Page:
n. A restatement of another writer's text that uses too much of the original vocabulary and syntax.
Other Forms
These days, it feels like hardly a week goes by without a professional journalist being exposed for plagiarism, fabrication or patchwriting, which is a failed attempt at paraphrasing that over-relies on the original writer’s syntax and vocabulary. That last transgression is likely today’s most common sin, according to Rebecca Moore Howard, the Syracuse University professor of writing and rhetoric who coined the term.
—Kelly McBride, “Journalism’s problem is a failure of originality,” The Globe and Mail, September 28, 2012
Of the 1,911 student uses of sources that the project coded,…16% are "patchwritten," defined as "restating a phrase, clause, or one or more sentences while staying close to the language or syntax of the source";…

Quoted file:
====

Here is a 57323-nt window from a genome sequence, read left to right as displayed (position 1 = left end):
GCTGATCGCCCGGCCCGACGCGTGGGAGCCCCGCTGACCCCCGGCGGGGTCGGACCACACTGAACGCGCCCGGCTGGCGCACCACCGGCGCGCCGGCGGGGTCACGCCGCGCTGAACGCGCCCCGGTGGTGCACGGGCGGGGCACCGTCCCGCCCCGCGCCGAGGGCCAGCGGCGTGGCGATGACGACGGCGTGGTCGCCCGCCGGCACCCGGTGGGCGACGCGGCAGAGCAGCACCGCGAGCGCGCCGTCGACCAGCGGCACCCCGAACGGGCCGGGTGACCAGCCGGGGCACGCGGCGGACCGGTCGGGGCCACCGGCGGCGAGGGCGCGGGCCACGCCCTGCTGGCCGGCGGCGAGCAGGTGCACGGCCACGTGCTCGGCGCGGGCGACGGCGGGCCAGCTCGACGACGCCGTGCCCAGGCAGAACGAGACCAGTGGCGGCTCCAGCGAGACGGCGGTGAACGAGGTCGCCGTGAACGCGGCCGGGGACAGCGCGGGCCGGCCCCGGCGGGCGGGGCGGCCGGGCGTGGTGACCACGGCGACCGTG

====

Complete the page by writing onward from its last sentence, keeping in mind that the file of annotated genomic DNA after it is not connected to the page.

Of the 174 papers the project reviewed,…52% included at least one instance of patchwriting.
—Marc Parry, “Software Catches (and Also Helps) Young Plagiarists,” The Chronicle of Higher Education, November 06, 2011
1993 (earliest)
Worse, our adherence to the received definition of plagiarism blinds us to the positive value of a composing strategy which I call "patchwriting": copying from a source text and then deleting some words, altering grammatical structures, or plugging in one-for-one synonym substitutes.
—Rebecca Moore Howard, “A Plagiarism Pentimento,” Journal of Teaching Writing, June 01, 1993
The current uses of the word patchwriting are almost always negative and view such writing as a lightweight form of plagiarism. However, as you can see with the earliest citation, the coiner of the term viewed such writing as positive: it is (she goes on the say) "a valuable composing strategy in which the writer engages in entry-level manipulation of new ideas and vocabulary."